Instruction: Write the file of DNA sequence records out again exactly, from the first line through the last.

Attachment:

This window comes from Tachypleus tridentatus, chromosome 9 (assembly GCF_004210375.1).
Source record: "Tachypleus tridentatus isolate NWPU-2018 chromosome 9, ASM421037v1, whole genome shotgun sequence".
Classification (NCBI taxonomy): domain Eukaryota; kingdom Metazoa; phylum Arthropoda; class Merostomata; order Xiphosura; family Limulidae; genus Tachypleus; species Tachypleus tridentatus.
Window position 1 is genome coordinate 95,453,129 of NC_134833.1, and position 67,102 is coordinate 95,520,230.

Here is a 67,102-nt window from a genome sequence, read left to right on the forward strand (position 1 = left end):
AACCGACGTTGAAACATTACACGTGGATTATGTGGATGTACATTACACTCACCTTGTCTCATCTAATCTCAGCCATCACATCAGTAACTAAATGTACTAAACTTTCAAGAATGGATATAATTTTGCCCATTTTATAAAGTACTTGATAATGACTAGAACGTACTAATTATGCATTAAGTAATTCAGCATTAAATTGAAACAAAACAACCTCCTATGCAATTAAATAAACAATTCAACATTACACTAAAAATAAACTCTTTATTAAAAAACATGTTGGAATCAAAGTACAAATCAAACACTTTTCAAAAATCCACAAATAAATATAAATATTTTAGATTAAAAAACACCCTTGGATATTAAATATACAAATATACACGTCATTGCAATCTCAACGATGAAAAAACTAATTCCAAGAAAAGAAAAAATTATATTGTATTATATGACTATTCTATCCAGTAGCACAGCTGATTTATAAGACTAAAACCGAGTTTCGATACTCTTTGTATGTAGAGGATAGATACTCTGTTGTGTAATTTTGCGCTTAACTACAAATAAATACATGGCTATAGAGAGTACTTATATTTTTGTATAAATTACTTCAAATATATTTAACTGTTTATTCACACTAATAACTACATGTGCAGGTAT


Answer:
This window comes from Tachypleus tridentatus, chromosome 9 (assembly GCF_004210375.1).
Source record: "Tachypleus tridentatus isolate NWPU-2018 chromosome 9, ASM421037v1, whole genome shotgun sequence".
Classification (NCBI taxonomy): domain Eukaryota; kingdom Metazoa; phylum Arthropoda; class Merostomata; order Xiphosura; family Limulidae; genus Tachypleus; species Tachypleus tridentatus.
Window position 1 is genome coordinate 95,453,129 of NC_134833.1, and position 67,102 is coordinate 95,520,230.

Here is a 67,102-nt window from a genome sequence, read left to right on the forward strand (position 1 = left end):
AACCGACGTTGAAACATTACACGTGGATTATGTGGATGTACATTACACTCACCTTGTCTCATCTAATCTCAGCCATCACATCAGTAACTAAATGTACTAAACTTTCAAGAATGGATATAATTTTGCCCATTTTATAAAGTACTTGATAATGACTAGAACGTACTAATTATGCATTAAGTAATTCAGCATTAAATTGAAACAAAACAACCTCCTATGCAATTAAATAAACAATTCAACATTACACTAAAAATAAACTCTTTATTAAAAAACATGTTGGAATCAAAGTACAAATCAAACACTTTTCAAAAATCCACAAATAAATATAAATATTTTAGATTAAAAAACACCCTTGGATATTAAATATACAAATATACACGTCATTGCAATCTCAACGATGAAAAAACTAATTCCAAGAAAAGAAAAAATTATATTGTATTATATGACTATTCTATCCAGTAGCACAGCTGATTTATAAGACTAAAACCGAGTTTCGATACTCTTTGTATGTAGAGGATAGATACTCTGTTGTGTAATTTTGCGCTTAACTACAAATAAATACATGGCTATAGAGAGTACTTATATTTTTGTATAAATTACTTCAAATATATTTAACTGTTTATTCACACTAATAACTACATGTGCAGGTAT